The death of a 4-year-old boy near Mount Spokane last month has triggered a criminal investigation by the Spokane County Sheriff’s Office.
Gerrin P.R. LaFleur died Aug. 19 during a family firewood-gathering trip in the foothills near North Wallis Road and East Elliot Road.
The boy’s father, Lester C. LaFleur, 35, called 911 while driving to a fire station at North Market Street and East Farwell Road and said he thought his son was dead, but investigators have heard conflicting witness reports about what happened, according to a search warrant filed Monday in Spokane County District Court.
That warrant authorized detectives to scour LaFleur’s 1985 Ford F-250 truck for hair fibers, fingerprints and other evidence in the vehicular homicide investigation.
LaFleur, who could not be reached for comment, has not been named as a suspect.
It’s unclear if the truck was moving when Gerrin died. LaFleur said the boy had fallen from the top of the truck, but an autopsy showed he died from a bruised and cut right lung, according to the search warrant.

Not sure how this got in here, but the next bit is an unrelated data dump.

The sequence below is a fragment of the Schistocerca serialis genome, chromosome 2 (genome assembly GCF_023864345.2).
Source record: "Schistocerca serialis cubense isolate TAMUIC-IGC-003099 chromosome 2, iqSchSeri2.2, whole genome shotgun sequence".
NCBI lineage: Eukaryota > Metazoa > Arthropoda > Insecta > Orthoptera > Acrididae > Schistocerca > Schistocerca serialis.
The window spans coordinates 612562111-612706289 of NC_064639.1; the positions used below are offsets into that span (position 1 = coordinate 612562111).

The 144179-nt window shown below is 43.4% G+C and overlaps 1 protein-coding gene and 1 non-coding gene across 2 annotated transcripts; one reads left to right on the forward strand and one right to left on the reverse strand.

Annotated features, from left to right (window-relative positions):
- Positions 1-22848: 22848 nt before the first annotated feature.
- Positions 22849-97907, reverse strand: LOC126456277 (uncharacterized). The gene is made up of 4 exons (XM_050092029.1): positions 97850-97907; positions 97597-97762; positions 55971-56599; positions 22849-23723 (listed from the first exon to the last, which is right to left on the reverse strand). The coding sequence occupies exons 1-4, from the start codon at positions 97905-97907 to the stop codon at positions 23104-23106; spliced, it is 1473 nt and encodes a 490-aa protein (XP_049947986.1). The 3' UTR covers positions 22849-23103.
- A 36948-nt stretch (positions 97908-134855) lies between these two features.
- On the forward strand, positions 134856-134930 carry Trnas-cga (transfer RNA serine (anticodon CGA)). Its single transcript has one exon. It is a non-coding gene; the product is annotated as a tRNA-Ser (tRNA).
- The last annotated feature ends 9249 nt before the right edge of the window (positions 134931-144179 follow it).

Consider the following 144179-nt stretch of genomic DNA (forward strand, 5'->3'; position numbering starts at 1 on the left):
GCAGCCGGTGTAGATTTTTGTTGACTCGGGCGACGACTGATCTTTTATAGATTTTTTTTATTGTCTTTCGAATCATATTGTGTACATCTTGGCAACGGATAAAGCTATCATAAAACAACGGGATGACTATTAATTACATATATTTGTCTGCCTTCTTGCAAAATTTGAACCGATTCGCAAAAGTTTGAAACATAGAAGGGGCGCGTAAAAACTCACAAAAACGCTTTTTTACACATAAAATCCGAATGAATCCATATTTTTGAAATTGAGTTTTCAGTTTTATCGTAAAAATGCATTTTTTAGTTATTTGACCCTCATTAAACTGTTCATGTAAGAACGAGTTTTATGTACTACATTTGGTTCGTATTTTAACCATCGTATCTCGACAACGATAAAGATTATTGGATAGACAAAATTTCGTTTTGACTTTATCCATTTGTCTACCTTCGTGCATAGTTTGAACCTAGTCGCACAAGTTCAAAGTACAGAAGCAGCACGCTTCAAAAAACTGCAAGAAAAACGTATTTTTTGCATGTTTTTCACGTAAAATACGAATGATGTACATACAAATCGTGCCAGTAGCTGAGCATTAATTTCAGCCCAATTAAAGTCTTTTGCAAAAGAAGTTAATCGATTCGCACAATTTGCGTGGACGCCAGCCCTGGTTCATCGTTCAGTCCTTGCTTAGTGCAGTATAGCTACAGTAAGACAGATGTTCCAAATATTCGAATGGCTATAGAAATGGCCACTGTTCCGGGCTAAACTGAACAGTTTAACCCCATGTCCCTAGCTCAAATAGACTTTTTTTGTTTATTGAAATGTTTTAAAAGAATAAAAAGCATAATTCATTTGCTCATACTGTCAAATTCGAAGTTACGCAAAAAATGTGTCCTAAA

“This injury was not consistent with just a 7- to 8-foot fall alone,” wrote Detective David Thornburg. “… The truck had to be moving.”
Doctors at Providence Sacred Heart Medical Center declared the boy dead. Thornburg noted LaFleur wasn’t at the hospital and “initially refused” to cooperate with the investigation.
When he arrived, he had three of his other children with him, ages 6, 8 and 10, who were on the trip when Gerrin died, Thornburg wrote.
The oldest child told Thornburg her brother was riding inside the cab with LaFleur when he “got hit by a branch and was pulled from the vehicle while it was moving.”
Two days after the trip, Gerrin’s uncle told a TV news station the boy had unbuckled his seat belt and climbed out of the truck.
Detectives spotted two child-sized boot marks on the top of the driver’s side rear bumper when photographing LaFleur’s truck the day of Gerrin’s death, according to the warrant.
Sheriff’s spokesman Sgt. Dave Reagan said the investigation is ongoing.
“Every death we investigate, we investigate as a homicide until we know it’s something else,” Reagan said. “If you go in assuming it’s accidental, you can blind yourself to the possibility that there’s evidence to recover.”